My book The Art of Religion came out with Ashgate this August. It is the synthesis of my work on art theory in seventeenth-century Rome. The basis for the book is my dissertation of 2001, published in Dutch in the next year, but it incorporates many of the material and ideas that I have worked on since then and presented in talks and essays, amongst others in the volume Bernini’s Biographies. Critical Essays, that I edited with Evonne Levy and Steven Ostrow. The central question of the book is what authors like Sforza Pallavicino – a Jesuit, Cardinal, confidante of popes and friend of Gianlorenzo Bernini – believe that art can do for the expression and propagation of religious ‘truths’ in the context of papal Rome.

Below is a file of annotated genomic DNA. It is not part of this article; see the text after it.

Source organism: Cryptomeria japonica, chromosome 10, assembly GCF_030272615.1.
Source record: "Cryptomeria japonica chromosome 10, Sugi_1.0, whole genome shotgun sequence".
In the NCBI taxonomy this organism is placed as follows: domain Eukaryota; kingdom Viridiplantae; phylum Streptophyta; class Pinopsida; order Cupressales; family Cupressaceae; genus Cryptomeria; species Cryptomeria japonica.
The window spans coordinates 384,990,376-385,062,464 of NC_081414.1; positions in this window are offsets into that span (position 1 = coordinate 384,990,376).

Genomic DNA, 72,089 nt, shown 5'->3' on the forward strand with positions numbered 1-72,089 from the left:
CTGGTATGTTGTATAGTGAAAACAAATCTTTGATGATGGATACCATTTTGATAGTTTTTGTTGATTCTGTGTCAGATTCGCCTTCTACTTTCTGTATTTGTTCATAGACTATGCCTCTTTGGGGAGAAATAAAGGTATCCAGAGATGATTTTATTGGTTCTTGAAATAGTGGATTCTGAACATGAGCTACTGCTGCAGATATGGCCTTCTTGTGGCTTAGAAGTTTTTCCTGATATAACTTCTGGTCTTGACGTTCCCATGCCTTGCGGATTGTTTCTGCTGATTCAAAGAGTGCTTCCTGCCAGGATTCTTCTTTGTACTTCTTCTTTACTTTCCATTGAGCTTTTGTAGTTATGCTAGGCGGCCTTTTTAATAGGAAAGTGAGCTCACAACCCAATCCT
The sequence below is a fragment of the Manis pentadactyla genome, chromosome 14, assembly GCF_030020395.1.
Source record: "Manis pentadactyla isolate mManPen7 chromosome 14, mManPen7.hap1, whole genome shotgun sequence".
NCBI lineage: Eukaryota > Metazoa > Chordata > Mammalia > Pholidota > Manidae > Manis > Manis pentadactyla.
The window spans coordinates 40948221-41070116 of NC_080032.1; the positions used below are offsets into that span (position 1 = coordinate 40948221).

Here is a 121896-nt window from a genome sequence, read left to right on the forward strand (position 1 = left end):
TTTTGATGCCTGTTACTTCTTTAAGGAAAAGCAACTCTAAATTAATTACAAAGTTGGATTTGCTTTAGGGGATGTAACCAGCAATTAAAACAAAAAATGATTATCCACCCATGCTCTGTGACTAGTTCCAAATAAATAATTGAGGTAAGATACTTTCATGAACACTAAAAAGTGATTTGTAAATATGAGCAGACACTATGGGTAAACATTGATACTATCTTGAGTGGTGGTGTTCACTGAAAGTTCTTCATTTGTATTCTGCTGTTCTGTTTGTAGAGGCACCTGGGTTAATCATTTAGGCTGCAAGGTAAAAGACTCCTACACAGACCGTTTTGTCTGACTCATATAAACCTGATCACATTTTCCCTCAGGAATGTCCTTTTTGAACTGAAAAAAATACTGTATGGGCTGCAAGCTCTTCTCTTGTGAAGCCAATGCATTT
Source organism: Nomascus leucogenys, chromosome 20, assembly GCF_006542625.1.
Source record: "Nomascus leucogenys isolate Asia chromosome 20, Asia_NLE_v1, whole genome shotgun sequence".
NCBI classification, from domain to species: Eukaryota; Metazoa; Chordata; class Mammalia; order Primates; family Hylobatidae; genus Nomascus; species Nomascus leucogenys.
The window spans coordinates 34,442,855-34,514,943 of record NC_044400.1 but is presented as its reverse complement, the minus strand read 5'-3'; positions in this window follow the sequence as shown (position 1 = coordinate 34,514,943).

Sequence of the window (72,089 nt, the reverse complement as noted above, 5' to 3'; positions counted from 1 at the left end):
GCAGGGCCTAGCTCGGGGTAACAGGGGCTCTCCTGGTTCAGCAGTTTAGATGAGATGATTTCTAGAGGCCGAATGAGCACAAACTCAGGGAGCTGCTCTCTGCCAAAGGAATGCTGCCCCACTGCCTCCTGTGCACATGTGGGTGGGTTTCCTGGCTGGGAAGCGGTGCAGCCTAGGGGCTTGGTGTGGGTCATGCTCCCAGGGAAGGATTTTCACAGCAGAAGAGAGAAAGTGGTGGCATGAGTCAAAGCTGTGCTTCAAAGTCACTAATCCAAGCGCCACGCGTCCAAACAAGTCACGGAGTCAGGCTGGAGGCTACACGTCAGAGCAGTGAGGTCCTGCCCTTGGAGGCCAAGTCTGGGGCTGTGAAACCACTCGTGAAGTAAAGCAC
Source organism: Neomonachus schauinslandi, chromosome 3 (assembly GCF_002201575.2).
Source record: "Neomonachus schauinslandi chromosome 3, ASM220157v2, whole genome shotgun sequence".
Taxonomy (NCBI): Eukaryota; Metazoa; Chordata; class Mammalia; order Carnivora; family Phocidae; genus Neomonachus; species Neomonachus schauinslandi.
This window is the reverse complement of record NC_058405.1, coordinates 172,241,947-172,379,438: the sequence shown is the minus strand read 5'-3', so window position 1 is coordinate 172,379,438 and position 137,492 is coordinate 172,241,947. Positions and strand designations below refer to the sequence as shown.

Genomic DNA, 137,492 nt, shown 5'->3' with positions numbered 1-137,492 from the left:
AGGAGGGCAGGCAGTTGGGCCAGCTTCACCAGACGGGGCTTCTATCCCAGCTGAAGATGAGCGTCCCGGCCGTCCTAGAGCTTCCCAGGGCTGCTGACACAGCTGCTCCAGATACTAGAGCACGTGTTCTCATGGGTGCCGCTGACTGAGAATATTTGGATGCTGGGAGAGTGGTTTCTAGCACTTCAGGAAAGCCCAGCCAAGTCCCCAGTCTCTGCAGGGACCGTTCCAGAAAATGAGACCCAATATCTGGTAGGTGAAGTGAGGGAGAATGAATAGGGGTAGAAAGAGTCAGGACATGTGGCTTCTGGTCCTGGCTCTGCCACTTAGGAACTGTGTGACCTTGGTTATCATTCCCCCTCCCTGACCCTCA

One topic that turned out to be of central importance and also pertains to our current research project, is how authors such as Andrea Borboni, who published a treatise Delle statue in 1661, related the origin of religion to that of the arts, especially sculpture, in order to define the appropriate use and display of statues. By establishing this nexus these authors adopted an innovative approach to the history of art, which became firmly embedded into a historiography of religious customs and practices. As such, they are precursors in the quest of origins that would characterize much of the discourse on art, but also religion, society and the sciences of the eighteenth and nineteenth century.